Given how companies are yet to come to grips with GST, the planned launch of the e-way bill for inter-state shipments from February 1 is premature. The bill, pushed back earlier, has now been brought forward because the government believes there is too much evasion. There is no denying the evasion, but how much of a difference will the bill make and how much damage will this cause to businessmen already weighed down by onerous GST compliances? In its defence, the government claims VAT collections increased by 15-20% post the imposition of e-way bills in most states. While there is no guarantee the inter-state e-way bill will result in the same jump in collections, at this point, the risk of inspectors misusing their powers to coerce and extort money from assessees seems to be high. Since the rollout of the GST has been far from smooth, as is evident from the several simplifications that have been made, the government could have desisted from any additional measures at this stage. It is no one’s case that companies are even half compliant. For instance, if one looks at the July-September returns under the ‘composition’ scheme, they show how approximately six lakh firms paid a total tax of just Rs 250 crore. Assuming a blended tax incidence of 2% of turnover, this implies an average turnover of Rs 2 lakh for the quarter or Rs 8 lakh annually—but since firms that have a turnover of less than Rs 20 lakh don’t even need to pay GST, it is obvious most are dramatically under-stating their revenues.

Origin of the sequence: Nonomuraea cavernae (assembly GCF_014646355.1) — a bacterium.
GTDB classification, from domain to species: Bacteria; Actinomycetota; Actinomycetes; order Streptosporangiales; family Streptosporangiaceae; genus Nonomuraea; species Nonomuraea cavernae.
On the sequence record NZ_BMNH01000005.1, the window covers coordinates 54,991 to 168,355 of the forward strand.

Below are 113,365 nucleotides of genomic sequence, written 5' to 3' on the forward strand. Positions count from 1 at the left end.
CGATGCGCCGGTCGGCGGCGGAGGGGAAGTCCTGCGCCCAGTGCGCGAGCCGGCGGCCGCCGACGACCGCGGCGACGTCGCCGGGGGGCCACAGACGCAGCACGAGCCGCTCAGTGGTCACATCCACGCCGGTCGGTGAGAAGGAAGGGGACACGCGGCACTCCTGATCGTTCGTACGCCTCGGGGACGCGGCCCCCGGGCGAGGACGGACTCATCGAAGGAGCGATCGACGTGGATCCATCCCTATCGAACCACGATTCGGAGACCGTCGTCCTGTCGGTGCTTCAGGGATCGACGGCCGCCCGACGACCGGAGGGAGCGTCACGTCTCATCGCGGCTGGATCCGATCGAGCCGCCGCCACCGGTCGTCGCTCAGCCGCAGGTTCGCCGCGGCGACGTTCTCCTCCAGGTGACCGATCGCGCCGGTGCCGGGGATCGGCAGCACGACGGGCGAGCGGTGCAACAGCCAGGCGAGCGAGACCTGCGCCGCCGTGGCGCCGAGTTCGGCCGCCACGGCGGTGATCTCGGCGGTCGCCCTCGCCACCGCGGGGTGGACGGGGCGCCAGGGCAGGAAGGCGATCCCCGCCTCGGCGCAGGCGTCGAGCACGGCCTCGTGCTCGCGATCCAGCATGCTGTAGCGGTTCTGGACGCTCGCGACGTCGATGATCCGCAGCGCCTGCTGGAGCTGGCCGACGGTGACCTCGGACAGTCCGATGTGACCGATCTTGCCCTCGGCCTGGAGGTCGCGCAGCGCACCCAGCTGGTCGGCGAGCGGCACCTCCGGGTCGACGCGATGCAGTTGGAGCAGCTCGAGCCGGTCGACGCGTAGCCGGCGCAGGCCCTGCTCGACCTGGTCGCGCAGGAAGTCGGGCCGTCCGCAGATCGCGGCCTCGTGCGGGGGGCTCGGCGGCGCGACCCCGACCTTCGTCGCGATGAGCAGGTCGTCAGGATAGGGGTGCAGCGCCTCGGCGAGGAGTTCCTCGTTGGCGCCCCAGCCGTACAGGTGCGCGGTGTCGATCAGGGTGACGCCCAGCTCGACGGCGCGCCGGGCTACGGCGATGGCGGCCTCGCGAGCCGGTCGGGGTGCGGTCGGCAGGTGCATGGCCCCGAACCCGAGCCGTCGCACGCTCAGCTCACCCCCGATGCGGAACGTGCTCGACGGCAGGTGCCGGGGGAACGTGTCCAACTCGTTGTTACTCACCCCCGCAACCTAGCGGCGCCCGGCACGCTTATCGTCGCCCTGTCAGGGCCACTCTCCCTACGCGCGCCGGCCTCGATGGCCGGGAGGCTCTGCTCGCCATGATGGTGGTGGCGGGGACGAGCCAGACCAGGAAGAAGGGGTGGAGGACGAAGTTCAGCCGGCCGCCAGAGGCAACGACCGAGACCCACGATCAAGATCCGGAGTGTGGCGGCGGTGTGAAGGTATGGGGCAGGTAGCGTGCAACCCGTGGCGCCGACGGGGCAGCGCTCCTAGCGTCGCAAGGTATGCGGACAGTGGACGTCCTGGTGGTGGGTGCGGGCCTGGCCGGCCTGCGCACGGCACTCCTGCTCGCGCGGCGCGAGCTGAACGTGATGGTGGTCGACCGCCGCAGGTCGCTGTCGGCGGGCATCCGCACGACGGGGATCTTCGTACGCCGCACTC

But, what if, after the e-way bill, this rose a massive ten times? Revenues would rise by Rs 2,250 crore every three months compared to the current GST run-rate of around Rs 85,000 crore each month—can that justify the e-way bill? The government must focus on the big picture; get big traders and businessmen to file invoice-level data regularly to ensure they are not getting away by paying less taxes since this is where the bulk of revenues come from.
At this stage, letting loose inspectors could seriously disrupt business. Since the die is cast, however, it is important the government ensures there is minimal harassment. While the idea is to ensure no goods travel without e-way bills, the checks have to be truly random and kept to a minimum; and detailed checks of trucks to match their contents with the e-way bill have to be even fewer. And, since even a brief stoppage of a truck is enough to demand a bribe, or for such an allegation to be levelled, it may be a good idea to video-record each stoppage of a truck. And, if the system is periodically reviewed at a senior level, it can be revamped if need be—just as the GST Council tweaked GST rates and rules.